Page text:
Women are multidimensional. Some days we aspire to be graceful and elegant. Other days we may feel like an empowered and strong warrior. Barre – an amazing workout grounded in ballet – helps you build the skills to be all these things at once.
Inspired by ballet, Barre is a fitness class that uses the ballet barre to help you balance, with movements derived from yoga and Pilates.
Although you do not need equipment for Barre (even the barre itself is optional and omitting it creates its own style of movement called “unhitched”), instructors may use weighted bars, bands, balls, and light weights. There are so many options, your Barre class will always feel new and engaging.
Need more of a visual? Watch an at-home Barre workout. This workout would be considered “unhitched” as there is no barre used.
Do you feel like Barre has been popping up everywhere lately? If you have, you are correct. This fitness class has been steadily increasing in popularity for the last 10 years as the fitness community looked for less complicated and simpler workouts. Stephanie Medford, Master Trainer with SoulBody Barre, teaches a pre-choreographed, more athletic-style barre class with 25 years of teaching under her belt, believes that participants are looking for new and challenging ways to workout. They want an alternative to the gym but still want to combine strength training and cardio. “The practice of bringing awareness to the muscles used and isolated to create movement is empowering,” explains Stephanie. “Barre prevents your mind from wandering and instead focuses on YOU as you work through the shake and burn.” Seeing results relatively quickly might be another reason.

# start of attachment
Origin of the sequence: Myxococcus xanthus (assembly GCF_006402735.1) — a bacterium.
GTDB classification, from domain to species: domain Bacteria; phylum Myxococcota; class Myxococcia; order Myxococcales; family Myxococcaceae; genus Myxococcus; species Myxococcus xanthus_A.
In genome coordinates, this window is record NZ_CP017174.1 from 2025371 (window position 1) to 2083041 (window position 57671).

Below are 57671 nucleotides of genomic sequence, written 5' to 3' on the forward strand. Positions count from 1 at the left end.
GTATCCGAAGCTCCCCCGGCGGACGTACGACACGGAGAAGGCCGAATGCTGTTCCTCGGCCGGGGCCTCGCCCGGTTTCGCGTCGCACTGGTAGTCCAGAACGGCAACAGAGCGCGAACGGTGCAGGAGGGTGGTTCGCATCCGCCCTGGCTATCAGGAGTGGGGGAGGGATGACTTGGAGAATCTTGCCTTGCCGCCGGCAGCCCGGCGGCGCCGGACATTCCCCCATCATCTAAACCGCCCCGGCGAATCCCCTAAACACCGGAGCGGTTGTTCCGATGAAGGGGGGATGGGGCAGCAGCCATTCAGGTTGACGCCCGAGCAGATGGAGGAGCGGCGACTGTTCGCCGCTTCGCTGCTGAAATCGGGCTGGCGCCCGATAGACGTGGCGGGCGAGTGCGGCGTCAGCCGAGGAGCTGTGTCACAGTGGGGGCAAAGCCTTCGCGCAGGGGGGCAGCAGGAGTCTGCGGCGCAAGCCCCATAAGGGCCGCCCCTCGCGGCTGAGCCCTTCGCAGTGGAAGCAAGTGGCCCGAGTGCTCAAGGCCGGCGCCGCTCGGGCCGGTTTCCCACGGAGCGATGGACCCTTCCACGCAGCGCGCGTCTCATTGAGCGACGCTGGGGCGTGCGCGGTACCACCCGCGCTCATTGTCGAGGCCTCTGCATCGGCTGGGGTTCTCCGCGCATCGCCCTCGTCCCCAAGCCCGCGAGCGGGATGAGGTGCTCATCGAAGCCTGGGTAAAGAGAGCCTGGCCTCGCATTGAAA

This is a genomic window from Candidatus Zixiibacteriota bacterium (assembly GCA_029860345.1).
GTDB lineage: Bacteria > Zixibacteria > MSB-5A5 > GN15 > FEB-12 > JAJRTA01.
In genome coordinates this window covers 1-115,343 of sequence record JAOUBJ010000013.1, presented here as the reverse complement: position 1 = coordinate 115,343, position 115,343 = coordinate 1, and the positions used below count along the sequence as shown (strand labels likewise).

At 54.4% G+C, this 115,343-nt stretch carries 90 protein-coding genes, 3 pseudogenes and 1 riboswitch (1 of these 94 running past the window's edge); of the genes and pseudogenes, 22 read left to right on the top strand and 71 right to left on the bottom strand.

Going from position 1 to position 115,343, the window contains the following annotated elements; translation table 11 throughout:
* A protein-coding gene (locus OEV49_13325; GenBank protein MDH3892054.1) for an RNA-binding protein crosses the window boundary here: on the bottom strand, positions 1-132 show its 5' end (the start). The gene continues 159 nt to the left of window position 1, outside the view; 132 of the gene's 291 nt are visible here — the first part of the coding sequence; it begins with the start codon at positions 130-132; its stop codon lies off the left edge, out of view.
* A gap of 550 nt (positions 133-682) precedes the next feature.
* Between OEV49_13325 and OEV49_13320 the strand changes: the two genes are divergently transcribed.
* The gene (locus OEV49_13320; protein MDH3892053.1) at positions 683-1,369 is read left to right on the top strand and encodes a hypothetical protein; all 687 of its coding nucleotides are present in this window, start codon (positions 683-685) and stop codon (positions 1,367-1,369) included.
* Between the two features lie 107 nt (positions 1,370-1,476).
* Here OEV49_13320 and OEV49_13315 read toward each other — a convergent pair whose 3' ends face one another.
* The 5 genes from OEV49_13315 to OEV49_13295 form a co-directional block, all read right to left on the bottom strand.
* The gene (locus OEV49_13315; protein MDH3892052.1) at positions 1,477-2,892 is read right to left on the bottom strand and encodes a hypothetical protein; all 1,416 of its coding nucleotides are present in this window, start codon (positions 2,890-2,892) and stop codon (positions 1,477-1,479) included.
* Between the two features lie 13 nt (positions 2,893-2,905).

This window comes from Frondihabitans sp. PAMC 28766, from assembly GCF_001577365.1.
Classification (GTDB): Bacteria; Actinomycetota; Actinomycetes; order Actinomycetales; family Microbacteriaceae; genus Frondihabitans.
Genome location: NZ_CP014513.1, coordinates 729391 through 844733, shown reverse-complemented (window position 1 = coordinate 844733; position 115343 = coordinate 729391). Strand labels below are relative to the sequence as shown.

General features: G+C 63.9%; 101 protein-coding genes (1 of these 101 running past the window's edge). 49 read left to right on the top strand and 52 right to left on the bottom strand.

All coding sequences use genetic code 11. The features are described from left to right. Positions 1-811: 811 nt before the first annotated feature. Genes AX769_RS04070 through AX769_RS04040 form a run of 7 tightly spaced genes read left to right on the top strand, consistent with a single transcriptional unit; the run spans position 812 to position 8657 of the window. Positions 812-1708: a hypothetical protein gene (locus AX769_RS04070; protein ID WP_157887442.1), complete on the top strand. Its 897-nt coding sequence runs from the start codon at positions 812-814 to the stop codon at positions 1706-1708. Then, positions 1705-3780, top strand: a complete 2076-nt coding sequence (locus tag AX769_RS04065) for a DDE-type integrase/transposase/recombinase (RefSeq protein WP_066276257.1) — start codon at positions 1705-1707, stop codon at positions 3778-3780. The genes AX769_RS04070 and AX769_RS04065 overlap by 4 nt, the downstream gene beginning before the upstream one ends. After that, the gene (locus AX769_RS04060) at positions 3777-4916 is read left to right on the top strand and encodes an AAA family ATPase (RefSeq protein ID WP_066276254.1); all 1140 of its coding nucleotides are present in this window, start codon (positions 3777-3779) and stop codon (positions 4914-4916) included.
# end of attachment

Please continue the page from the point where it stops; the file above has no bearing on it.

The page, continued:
Personally, I am forever worried about inheriting my mother’s bad knees so was anxious that many pliés would be bad for my body but this is not the case – when done with proper form. Stephanie explains that the exercises are gentle on the joints but watch your posture and listen to your body. If you do have concerns speak with the instructor before class begins. They can offer tips you can be mindful of during class but they can also ensure you are using proper form and suggest any modifications. Stephanie reasoned “anyone capable of getting into a tabletop [all-fours] position and willing to challenge their mind and body” can do a Barre class.
What to bring and what to wear
Barre doesn’t require much equipment and what you’ll need is provided by the facility or your instructor. SoulBody Barre instructor Stephanie recommends bringing:
On the subject of what to wear, think what you might put on for an active yoga class or a vinyasa flow. You’ll want to wear clothes that are relatively close to the body but not constricting. I wore a tank top and full-length leggings although in warmer months I would recommend Capri- or knee-length bottoms if you tend to get warm when exercising. The class is done barefoot (unless you choose to wear the previously mentioned grippy socks) so no need to worry about in-class footwear.
What you can expect in class
Walking into the gym that morning for my Barre class with Stephanie, I was excited. I knew I was going to work hard and feel that burn but I also knew I was going to have fun and feel amazing. The sports I usually participate in can be a little on the ‘aggressive’ or ‘rough’ side (think hockey, martial arts, and HIIT) so it was fun to switch up my movements and mentality for the workout. I actually really enjoyed getting in the mindset of a ballet dancer while still putting my body through a fantastic workout. I felt like I was letting out a girly and graceful side of me that doesn’t come out very often in my workouts (and I wouldn’t generally describe myself as a “graceful” person).